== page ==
Art prices have continued to climb since the last drop in the early to mid 1990s and the investment capital required to be a major player in the market these days is at its highest. Yet, collectors are collecting nonetheless, thankfully, and art fairs continue to be the hot locations for purchasing. Until recently, contemporary art dealers have held the sole spots at art fairs. New developments in the art market, however, suggest that the heavy hitting auction houses are moving in on this last untouched dealer-only territory, and dealers are not pleased. The Art Newspaper reports that Christie’s and Sotheby’s both had booths at the European Fine Art Fair in Maastricht last March.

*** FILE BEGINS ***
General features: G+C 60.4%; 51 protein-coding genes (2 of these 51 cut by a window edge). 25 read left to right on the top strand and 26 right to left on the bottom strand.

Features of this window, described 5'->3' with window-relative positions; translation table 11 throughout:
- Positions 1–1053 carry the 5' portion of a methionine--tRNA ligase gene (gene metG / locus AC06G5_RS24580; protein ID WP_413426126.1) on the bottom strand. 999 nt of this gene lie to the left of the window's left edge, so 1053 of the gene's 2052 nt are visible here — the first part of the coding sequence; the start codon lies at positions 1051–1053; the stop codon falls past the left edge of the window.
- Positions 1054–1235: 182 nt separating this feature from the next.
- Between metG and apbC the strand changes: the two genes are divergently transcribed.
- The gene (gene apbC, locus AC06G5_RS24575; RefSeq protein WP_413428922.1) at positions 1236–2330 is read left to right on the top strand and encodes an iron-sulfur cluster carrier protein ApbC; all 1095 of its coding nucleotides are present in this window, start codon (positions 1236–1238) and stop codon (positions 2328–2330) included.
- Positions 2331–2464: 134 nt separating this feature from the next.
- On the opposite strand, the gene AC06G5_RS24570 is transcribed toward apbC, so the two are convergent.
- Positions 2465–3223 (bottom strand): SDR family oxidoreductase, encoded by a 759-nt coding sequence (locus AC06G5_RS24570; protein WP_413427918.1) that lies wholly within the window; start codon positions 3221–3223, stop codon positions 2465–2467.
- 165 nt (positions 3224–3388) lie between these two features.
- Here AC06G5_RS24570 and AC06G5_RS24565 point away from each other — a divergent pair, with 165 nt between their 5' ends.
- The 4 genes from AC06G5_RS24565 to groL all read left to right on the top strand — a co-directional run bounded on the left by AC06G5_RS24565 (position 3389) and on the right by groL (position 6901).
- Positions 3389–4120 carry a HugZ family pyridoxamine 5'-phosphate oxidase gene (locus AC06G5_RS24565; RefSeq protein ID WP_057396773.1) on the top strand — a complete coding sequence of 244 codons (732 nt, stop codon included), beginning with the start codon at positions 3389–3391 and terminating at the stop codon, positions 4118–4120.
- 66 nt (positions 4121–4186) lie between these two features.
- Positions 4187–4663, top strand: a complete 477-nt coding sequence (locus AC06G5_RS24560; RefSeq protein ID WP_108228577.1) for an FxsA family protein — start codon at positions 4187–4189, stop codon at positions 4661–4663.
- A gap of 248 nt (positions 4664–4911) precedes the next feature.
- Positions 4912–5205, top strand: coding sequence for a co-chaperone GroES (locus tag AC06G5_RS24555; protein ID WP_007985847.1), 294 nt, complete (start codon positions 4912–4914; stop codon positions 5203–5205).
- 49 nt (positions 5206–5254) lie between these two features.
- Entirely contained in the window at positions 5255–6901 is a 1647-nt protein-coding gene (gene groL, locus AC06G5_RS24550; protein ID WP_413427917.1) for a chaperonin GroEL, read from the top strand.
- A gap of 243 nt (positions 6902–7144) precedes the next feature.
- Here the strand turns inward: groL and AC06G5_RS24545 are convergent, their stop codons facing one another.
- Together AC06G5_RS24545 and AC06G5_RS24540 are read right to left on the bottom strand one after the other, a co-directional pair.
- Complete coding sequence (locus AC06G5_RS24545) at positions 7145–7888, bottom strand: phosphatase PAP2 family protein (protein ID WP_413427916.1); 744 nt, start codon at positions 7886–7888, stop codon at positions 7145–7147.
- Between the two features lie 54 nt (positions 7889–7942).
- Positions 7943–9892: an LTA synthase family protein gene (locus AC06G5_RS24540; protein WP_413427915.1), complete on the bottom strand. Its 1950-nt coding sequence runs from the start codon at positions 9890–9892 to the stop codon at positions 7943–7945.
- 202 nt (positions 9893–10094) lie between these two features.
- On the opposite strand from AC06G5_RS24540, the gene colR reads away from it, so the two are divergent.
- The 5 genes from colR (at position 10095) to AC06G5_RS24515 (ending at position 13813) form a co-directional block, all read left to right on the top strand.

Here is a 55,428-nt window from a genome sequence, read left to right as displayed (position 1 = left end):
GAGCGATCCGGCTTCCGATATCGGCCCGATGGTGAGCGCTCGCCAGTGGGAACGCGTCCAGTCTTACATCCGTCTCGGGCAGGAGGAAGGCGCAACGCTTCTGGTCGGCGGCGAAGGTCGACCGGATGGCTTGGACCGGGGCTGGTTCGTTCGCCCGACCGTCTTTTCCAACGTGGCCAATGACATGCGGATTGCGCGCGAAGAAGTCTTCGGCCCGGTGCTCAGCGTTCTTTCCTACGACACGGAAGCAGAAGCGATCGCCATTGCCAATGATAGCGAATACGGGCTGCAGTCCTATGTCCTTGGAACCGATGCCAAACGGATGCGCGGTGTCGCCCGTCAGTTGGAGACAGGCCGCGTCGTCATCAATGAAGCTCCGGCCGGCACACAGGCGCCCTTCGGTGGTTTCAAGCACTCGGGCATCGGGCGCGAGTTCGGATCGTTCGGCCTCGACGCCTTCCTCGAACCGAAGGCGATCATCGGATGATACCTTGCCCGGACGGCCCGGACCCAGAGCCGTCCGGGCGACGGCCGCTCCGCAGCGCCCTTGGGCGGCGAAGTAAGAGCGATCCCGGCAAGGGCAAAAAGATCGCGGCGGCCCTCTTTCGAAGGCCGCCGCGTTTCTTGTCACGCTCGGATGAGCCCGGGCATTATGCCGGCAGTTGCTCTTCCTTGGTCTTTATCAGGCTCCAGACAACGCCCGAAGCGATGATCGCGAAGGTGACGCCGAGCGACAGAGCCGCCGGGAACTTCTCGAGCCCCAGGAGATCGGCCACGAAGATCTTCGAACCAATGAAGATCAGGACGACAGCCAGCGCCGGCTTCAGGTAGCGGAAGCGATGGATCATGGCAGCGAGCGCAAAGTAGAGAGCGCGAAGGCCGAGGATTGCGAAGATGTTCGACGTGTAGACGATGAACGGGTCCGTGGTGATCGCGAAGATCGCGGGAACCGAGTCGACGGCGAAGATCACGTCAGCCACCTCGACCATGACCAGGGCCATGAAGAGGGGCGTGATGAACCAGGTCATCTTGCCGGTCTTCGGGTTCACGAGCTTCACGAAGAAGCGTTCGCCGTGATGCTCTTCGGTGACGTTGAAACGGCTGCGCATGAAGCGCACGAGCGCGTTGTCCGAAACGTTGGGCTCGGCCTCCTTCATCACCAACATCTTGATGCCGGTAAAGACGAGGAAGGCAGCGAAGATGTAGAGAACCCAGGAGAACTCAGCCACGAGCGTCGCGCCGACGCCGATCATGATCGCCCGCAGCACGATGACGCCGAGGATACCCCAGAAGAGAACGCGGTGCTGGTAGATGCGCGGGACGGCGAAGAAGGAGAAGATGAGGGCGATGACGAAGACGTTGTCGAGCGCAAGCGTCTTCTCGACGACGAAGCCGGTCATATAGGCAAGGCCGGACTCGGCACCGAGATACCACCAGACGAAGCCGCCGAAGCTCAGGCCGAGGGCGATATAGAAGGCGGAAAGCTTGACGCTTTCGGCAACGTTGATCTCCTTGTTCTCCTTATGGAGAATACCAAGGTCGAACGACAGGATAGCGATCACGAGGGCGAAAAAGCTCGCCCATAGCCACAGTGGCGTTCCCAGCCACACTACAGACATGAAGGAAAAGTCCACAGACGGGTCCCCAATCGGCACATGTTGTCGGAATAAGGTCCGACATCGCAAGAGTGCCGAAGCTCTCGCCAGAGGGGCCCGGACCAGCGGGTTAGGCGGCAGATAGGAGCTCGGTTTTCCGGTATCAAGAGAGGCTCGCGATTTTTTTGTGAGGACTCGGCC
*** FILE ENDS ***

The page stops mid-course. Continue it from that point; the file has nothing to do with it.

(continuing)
Further moves have been made, as well, leaving art dealers nervous that the auction houses are poaching on them a bit too closely this time. In another audacious maneuver, Christie’s recently purchased contemporary art gallery Haunch of Venison, gaining further access to at least two other contemporary fairs Frieze and the Armory Show this year.Once upon a time, these two sectors of the art market, the dealer and the auction house, used to cohabitate happily (sale rooms are now increasingly being occupied by collectors), in a sort of symbiotic relationship to balance the market’s need of supply and demand. With these new developments, it is undeniable that the market has indeed changed and the art fairs have been opened allowing the auction houses to step in and compete where the dealers once thrived alone. Through their reputable names, extensive client lists and international allure, the duopoloy of auction houses have left dealer’s in competition with TWO powerful bodies. Art fairs, for the time being, remain a strength for dealers, as the element of bringing top notch collectorship to one centralized area creates a similar ‘get it now before it is gone’ effect that auctions possess; though, this new aspect of the art market needs to be watched closely.